What to try instead: It’s normal to feel down sometimes. If you are functioning OK and have no history of depression, it’s likely that you can make it through a rough patch with the support of friends and family and, if necessary, professional counseling. If the cloud doesn’t lift and you’re having trouble functioning, you and your doctor may decide it’s time to try an antidepressant. According to Consumer Reports Best Buy Drugs, there are several good generic choices available: bupropion, citalopram, escitalopram, fluoxetine, and sertraline. But before you try any of those, be aware that people tend to respond to the drugs very differently. Some people with depression have to try two or three medications before they find the one that works for them.

8. Soma (carisoprodol)

 

What it’s for: Relaxing the muscle spasms associated with backaches, headaches, and fibromyalgia.

 

Why skip it: Soma has not been proved to work better than other muscle relaxants, and it carries a serious risk. It’s one of top-selling muscle-relaxing drugs, but its dark secret is this: Almost all of the reports of addiction and abuse associated with muscle relaxants are linked to carisoprodol. That may be because the drug breaks down in the body to form meprobamate, a medication controlled by the Drug Enforcement Administration because of its addiction potential. And there’s no need to take the risk, says our medical adviser John Santa, M.D., who points out that good studies on Soma have failed to show that it works well. Other, better-studied alternatives are much safer.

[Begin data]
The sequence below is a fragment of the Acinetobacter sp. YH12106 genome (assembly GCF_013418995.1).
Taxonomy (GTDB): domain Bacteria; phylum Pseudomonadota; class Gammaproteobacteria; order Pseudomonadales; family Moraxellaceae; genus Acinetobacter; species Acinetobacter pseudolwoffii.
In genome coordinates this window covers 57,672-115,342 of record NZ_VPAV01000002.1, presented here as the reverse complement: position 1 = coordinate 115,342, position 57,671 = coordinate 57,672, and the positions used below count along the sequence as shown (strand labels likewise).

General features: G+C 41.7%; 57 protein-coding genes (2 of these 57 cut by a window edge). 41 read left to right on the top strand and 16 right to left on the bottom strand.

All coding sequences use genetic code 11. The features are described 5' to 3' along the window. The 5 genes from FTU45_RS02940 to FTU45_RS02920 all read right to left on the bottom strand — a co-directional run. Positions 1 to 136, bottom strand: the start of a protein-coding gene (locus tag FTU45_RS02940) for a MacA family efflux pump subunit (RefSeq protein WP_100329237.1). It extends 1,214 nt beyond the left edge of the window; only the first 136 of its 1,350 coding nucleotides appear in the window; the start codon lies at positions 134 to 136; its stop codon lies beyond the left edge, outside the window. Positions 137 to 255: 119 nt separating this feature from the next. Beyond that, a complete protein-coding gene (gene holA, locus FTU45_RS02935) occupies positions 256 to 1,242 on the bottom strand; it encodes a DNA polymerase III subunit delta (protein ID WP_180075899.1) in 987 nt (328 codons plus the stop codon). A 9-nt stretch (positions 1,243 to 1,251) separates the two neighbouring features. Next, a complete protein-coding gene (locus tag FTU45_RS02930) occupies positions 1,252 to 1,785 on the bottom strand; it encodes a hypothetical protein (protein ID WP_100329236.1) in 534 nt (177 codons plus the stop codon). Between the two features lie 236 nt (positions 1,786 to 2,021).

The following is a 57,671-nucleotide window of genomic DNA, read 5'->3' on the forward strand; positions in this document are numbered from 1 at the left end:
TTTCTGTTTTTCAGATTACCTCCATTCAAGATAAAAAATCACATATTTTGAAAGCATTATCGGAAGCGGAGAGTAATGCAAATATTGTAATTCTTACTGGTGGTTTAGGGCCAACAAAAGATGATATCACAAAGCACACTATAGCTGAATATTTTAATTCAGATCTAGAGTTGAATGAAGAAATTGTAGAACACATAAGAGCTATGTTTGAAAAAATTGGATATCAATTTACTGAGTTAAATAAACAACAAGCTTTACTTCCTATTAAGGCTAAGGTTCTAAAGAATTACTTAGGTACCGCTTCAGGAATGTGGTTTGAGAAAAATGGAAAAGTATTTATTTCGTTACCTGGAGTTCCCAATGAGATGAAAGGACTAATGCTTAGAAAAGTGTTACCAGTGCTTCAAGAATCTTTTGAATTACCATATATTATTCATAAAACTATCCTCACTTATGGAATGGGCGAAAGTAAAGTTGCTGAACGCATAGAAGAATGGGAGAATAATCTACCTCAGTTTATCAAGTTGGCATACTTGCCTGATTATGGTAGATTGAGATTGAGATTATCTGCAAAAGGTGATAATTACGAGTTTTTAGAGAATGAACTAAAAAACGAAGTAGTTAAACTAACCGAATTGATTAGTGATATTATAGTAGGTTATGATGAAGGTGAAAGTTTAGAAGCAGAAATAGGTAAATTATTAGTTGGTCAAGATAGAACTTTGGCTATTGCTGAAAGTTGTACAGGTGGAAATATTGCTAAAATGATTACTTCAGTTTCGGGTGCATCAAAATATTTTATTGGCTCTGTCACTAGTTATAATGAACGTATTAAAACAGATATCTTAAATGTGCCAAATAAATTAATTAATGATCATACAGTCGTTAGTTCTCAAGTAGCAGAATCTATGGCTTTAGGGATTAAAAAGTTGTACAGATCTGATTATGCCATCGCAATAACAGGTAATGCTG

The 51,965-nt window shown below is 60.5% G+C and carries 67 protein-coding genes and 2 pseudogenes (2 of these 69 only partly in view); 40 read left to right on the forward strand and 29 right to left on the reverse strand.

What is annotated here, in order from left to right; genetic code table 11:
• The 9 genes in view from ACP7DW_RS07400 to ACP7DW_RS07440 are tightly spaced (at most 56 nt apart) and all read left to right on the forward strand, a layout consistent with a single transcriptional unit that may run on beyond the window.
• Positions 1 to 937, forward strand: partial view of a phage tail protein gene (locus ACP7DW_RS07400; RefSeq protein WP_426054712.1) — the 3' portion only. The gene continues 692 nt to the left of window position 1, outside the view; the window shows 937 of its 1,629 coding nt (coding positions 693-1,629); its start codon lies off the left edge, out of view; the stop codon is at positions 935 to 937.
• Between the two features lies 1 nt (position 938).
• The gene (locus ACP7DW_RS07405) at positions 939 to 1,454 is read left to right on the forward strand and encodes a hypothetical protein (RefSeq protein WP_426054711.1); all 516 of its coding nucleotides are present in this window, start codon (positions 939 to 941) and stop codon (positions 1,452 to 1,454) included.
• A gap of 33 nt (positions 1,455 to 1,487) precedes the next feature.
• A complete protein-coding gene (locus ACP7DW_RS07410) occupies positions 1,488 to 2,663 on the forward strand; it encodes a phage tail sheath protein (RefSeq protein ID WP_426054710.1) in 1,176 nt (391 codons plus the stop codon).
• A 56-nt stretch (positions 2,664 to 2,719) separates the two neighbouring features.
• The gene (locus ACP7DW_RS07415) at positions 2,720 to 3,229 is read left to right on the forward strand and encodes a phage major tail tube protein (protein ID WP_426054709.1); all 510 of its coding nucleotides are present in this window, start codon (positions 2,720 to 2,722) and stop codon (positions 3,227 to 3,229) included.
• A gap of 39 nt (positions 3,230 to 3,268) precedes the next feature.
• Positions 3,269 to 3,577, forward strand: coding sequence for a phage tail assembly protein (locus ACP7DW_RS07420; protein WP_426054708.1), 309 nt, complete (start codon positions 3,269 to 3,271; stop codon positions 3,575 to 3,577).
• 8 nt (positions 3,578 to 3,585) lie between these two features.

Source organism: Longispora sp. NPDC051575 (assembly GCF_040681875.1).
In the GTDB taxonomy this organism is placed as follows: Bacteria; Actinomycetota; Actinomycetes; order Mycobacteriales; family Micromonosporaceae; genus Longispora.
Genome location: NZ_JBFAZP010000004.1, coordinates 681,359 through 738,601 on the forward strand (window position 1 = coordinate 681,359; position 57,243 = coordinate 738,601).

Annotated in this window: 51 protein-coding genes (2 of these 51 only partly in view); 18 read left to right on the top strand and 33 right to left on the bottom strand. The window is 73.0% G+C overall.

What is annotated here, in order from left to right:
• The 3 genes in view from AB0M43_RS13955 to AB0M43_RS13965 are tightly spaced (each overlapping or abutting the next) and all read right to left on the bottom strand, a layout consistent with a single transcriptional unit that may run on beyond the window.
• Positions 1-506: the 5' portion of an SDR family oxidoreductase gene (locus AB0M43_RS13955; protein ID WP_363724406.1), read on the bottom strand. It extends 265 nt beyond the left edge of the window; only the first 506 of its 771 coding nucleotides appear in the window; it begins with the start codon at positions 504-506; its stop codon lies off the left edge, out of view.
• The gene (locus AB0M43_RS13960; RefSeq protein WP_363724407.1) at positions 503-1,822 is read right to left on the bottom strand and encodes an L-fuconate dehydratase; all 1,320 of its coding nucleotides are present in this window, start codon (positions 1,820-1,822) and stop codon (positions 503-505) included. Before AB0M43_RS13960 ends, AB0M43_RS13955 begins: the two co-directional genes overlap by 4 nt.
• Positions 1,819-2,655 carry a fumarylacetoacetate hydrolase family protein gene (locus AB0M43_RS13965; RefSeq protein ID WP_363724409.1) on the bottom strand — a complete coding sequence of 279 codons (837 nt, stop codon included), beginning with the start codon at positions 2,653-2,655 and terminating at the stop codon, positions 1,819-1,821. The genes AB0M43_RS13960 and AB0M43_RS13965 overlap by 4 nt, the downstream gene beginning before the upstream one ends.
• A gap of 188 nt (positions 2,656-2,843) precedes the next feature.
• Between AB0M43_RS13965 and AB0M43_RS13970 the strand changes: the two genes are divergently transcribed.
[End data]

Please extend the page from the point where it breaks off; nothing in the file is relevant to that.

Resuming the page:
What to try instead: Start with nondrug remedies such as rest and heating pads. If they aren’t doing any good, your best bet is to try an over-the-counter pain reliever such as acetaminophen (Tylenol and generic) or an NSAID (aspirin, ibuprofen, naproxen). Studies have not shown that muscle relaxants provide more relief than those garden-variety painkillers. If you and your doctor decide to try a muscle relaxant, we recommend generic cyclobenzaprine, which is relatively inexpensive and supported by the most evidence.

9. Fleet Enema (sodium phosphate)

 

What it’s for: Relieving constipation.

 

Why skip it: When used incorrectly, Fleet and generic OTC laxatives containing sodium phosphate can lead to dehydration and disrupt your body’s balance of key minerals, which can harm your kidneys and heart. Other laxatives work as well and are safer. Reports of serious incidents, including 13 deaths, prompted the FDA to issue a warning on the drugs, which work by drawing water into the stool to make it soft and easy to pass. The most serious harm occurred in people who took more than the recommended dose or used it more than once in 24 hours.